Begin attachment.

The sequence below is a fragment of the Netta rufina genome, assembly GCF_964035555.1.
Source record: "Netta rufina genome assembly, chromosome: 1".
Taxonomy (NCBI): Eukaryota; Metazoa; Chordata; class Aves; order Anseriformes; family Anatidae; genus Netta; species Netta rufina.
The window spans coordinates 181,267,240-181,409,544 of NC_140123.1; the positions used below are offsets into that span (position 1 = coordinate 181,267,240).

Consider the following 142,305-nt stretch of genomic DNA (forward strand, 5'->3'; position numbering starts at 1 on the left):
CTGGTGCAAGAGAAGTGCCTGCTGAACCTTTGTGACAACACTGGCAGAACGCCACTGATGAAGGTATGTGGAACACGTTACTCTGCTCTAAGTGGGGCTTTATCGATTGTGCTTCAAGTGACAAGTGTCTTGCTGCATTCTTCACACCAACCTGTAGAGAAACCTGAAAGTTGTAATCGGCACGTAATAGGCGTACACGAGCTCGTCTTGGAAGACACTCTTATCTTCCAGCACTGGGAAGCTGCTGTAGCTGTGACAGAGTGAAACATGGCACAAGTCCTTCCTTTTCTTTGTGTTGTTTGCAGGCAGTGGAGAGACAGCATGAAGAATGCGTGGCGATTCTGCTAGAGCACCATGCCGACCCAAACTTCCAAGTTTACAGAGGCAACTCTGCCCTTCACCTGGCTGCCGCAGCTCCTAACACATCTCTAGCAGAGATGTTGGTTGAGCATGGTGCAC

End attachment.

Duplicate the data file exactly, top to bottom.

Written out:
The sequence below is a fragment of the Netta rufina genome, assembly GCF_964035555.1.
Source record: "Netta rufina genome assembly, chromosome: 1".
Taxonomy (NCBI): Eukaryota; Metazoa; Chordata; class Aves; order Anseriformes; family Anatidae; genus Netta; species Netta rufina.
The window spans coordinates 181,267,240-181,409,544 of NC_140123.1; the positions used below are offsets into that span (position 1 = coordinate 181,267,240).

Consider the following 142,305-nt stretch of genomic DNA (forward strand, 5'->3'; position numbering starts at 1 on the left):
CTGGTGCAAGAGAAGTGCCTGCTGAACCTTTGTGACAACACTGGCAGAACGCCACTGATGAAGGTATGTGGAACACGTTACTCTGCTCTAAGTGGGGCTTTATCGATTGTGCTTCAAGTGACAAGTGTCTTGCTGCATTCTTCACACCAACCTGTAGAGAAACCTGAAAGTTGTAATCGGCACGTAATAGGCGTACACGAGCTCGTCTTGGAAGACACTCTTATCTTCCAGCACTGGGAAGCTGCTGTAGCTGTGACAGAGTGAAACATGGCACAAGTCCTTCCTTTTCTTTGTGTTGTTTGCAGGCAGTGGAGAGACAGCATGAAGAATGCGTGGCGATTCTGCTAGAGCACCATGCCGACCCAAACTTCCAAGTTTACAGAGGCAACTCTGCCCTTCACCTGGCTGCCGCAGCTCCTAACACATCTCTAGCAGAGATGTTGGTTGAGCATGGTGCAC